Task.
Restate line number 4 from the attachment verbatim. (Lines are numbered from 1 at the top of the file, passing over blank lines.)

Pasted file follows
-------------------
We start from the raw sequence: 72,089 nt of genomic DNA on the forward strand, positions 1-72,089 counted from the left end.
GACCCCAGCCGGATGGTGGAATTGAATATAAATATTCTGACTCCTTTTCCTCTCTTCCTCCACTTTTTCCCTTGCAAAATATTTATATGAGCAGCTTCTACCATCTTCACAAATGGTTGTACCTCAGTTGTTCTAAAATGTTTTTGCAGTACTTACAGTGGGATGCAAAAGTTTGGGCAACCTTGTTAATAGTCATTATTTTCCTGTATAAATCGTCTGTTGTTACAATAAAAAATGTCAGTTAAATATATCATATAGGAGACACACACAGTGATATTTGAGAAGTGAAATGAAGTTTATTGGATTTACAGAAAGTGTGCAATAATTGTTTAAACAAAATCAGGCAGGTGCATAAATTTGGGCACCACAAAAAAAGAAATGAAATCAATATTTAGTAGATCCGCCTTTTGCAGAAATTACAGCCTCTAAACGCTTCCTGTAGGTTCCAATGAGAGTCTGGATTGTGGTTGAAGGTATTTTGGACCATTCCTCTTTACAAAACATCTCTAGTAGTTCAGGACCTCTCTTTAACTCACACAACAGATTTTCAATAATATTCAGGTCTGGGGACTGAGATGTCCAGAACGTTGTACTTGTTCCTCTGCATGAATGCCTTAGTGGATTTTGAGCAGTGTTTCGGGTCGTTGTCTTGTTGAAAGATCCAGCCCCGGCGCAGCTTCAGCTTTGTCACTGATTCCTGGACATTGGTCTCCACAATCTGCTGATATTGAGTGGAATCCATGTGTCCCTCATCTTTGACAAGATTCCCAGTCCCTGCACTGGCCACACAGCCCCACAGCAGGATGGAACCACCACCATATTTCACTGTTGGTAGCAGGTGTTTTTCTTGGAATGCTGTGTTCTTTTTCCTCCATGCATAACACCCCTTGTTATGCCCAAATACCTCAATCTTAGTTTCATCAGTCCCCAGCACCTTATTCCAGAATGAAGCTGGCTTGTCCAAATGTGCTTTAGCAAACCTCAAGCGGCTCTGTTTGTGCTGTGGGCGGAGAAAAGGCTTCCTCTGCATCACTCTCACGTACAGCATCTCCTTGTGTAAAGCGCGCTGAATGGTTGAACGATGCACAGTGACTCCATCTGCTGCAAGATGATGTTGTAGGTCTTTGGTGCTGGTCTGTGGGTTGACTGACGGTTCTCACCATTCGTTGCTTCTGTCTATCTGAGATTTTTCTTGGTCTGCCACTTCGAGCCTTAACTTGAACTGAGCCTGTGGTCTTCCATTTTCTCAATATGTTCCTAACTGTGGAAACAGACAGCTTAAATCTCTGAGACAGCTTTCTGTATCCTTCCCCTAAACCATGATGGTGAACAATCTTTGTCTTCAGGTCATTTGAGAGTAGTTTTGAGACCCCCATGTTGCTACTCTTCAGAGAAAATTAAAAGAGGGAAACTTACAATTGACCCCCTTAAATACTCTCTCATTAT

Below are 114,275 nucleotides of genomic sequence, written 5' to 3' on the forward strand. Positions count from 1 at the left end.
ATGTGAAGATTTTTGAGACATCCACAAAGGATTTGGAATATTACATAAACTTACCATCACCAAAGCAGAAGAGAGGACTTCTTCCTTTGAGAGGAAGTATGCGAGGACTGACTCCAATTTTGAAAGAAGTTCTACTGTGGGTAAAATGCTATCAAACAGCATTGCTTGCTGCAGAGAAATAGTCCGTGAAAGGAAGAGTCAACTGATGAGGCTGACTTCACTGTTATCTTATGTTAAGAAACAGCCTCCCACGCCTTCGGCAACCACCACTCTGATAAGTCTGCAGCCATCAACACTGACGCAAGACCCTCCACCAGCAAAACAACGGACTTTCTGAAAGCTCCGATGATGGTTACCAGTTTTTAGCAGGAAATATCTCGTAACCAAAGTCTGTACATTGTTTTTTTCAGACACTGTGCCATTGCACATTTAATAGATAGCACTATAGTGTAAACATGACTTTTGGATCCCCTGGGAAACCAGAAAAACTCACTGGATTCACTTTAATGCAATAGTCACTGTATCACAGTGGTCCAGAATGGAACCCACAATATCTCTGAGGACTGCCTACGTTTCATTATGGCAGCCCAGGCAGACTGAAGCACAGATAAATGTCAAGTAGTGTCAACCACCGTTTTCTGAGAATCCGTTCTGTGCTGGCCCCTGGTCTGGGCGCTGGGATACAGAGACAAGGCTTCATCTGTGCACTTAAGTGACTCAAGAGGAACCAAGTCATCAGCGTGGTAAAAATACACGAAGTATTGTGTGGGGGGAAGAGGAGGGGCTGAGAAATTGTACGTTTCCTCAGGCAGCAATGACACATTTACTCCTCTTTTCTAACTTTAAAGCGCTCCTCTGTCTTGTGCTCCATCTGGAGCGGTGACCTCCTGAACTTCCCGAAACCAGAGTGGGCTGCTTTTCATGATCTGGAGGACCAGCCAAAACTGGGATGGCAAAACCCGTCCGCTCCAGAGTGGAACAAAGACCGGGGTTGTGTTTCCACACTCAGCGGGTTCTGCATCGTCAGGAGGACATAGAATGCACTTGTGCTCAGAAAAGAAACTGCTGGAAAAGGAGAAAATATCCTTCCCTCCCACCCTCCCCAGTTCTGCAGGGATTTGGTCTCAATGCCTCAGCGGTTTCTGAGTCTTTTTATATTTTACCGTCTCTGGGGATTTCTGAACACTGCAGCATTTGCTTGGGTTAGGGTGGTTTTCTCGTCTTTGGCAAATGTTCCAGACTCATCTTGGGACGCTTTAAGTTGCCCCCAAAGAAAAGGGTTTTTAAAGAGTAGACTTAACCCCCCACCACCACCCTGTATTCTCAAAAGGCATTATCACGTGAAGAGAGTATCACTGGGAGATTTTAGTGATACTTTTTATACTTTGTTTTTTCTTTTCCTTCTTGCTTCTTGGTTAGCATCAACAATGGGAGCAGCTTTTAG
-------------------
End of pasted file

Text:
ATGTGAAGATTTTTGAGACATCCACAAAGGATTTGGAATATTACATAAACTTACCATCACCAAAGCAGAAGAGAGGACTTCTTCCTTTGAGAGGAAGTATGCGAGGACTGACTCCAATTTTGAAAGAAGTTCTACTGTGGGTAAAATGCTATCAAACAGCATTGCTTGCTGCAGAGAAATAGTCCGTGAAAGGAAGAGTCAACTGATGAGGCTGACTTCACTGTTATCTTATGTTAAGAAACAGCCTCCCACGCCTTCGGCAACCACCACTCTGATAAGTCTGCAGCCATCAACACTGACGCAAGACCCTCCACCAGCAAAACAACGGACTTTCTGAAAGCTCCGATGATGGTTACCAGTTTTTAGCAGGAAATATCTCGTAACCAAAGTCTGTACATTGTTTTTTTCAGACACTGTGCCATTGCACATTTAATAGATAGCACTATAGTGTAAACATGACTTTTGGATCCCCTGGGAAACCAGAAAAACTCACTGGATTCACTTTAATGCAATAGTCACTGTATCACAGTGGTCCAGAATGGAACCCACAATATCTCTGAGGACTGCCTACGTTTCATTATGGCAGCCCAGGCAGACTGAAGCACAGATAAATGTCAAGTAGTGTCAACCACCGTTTTCTGAGAATCCGTTCTGTGCTGGCCCCTGGTCTGGGCGCTGGGATACAGAGACAAGGCTTCATCTGTGCACTTAAGTGACTCAAGAGGAACCAAGTCATCAGCGTGGTAAAAATACACGAAGTATTGTGTGGGGGGAAGAGGAGGGGCTGAGAAATTGTACGTTTCCTCAGGCAGCAATGACACATTTACTCCTCTTTTCTAACTTTAAAGCGCTCCTCTGTCTTGTGCTCCATCTGGAGCGGTGACCTCCTGAACTTCCCGAAACCAGAGTGGGCTGCTTTTCATGATCTGGAGGACCAGCCAAAACTGGGATGGCAAAACCCGTCCGCTCCAGAGTGGAACAAAGACCGGGGTTGTGTTTCCACACTCAGCGGGTTCTGCATCGTCAGGAGGACATAGAATGCACTTGTGCTCAGAAAAGAAACTGCTGGAAAAGGAGAAAATATCCTTCCCTCCCACCCTCCCCAGTTCTGCAGGGATTTGGTCTCAATGCCTCAGCGGTTTCTGAGTCTTTTTATATTTTACCGTCTCTGGGGATTTCTGAACACTGCAGCATTTGCTTGGGTTAGGGTGGTTTTCTCGTCTTTGGCAAATGTTCCAGACTCATCTTGGGACGCTTTAAGTTGCCCCCAAAGAAAAGGGTTTTTAAAGAGTAGACTTAACCCCCCACCACCACCCTGTATTCTCAAAAGGCATTATCACGTGAAGAGAGTATCACTGGGAGATTTTAGTGATACTTTTTATACTTTGTTTTTTCTTTTCCTTCTTGCTTCTTGGTTAGCATCAACAATGGGAGCAGCTTTTAG